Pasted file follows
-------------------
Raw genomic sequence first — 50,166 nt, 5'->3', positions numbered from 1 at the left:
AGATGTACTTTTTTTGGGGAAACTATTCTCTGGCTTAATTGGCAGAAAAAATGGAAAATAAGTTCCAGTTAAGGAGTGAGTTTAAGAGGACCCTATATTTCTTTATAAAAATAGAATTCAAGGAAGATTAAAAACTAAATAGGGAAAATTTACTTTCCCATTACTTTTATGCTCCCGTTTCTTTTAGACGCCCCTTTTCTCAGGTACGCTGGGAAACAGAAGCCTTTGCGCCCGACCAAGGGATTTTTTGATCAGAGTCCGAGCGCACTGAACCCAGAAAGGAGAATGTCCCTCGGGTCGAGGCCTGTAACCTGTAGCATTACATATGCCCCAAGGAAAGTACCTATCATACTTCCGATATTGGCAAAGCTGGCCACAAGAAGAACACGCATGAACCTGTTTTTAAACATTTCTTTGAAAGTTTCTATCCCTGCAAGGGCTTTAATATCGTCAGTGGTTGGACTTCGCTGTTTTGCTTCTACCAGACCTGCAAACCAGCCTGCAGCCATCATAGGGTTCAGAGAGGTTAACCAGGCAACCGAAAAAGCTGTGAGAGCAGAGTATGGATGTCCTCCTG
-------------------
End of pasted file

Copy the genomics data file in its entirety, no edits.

Raw genomic sequence first — 50,166 nt, 5'->3', positions numbered from 1 at the left:
AGATGTACTTTTTTTGGGGAAACTATTCTCTGGCTTAATTGGCAGAAAAAATGGAAAATAAGTTCCAGTTAAGGAGTGAGTTTAAGAGGACCCTATATTTCTTTATAAAAATAGAATTCAAGGAAGATTAAAAACTAAATAGGGAAAATTTACTTTCCCATTACTTTTATGCTCCCGTTTCTTTTAGACGCCCCTTTTCTCAGGTACGCTGGGAAACAGAAGCCTTTGCGCCCGACCAAGGGATTTTTTGATCAGAGTCCGAGCGCACTGAACCCAGAAAGGAGAATGTCCCTCGGGTCGAGGCCTGTAACCTGTAGCATTACATATGCCCCAAGGAAAGTACCTATCATACTTCCGATATTGGCAAAGCTGGCCACAAGAAGAACACGCATGAACCTGTTTTTAAACATTTCTTTGAAAGTTTCTATCCCTGCAAGGGCTTTAATATCGTCAGTGGTTGGACTTCGCTGTTTTGCTTCTACCAGACCTGCAAACCAGCCTGCAGCCATCATAGGGTTCAGAGAGGTTAACCAGGCAACCGAAAAAGCTGTGAGAGCAGAGTATGGATGTCCTCCTG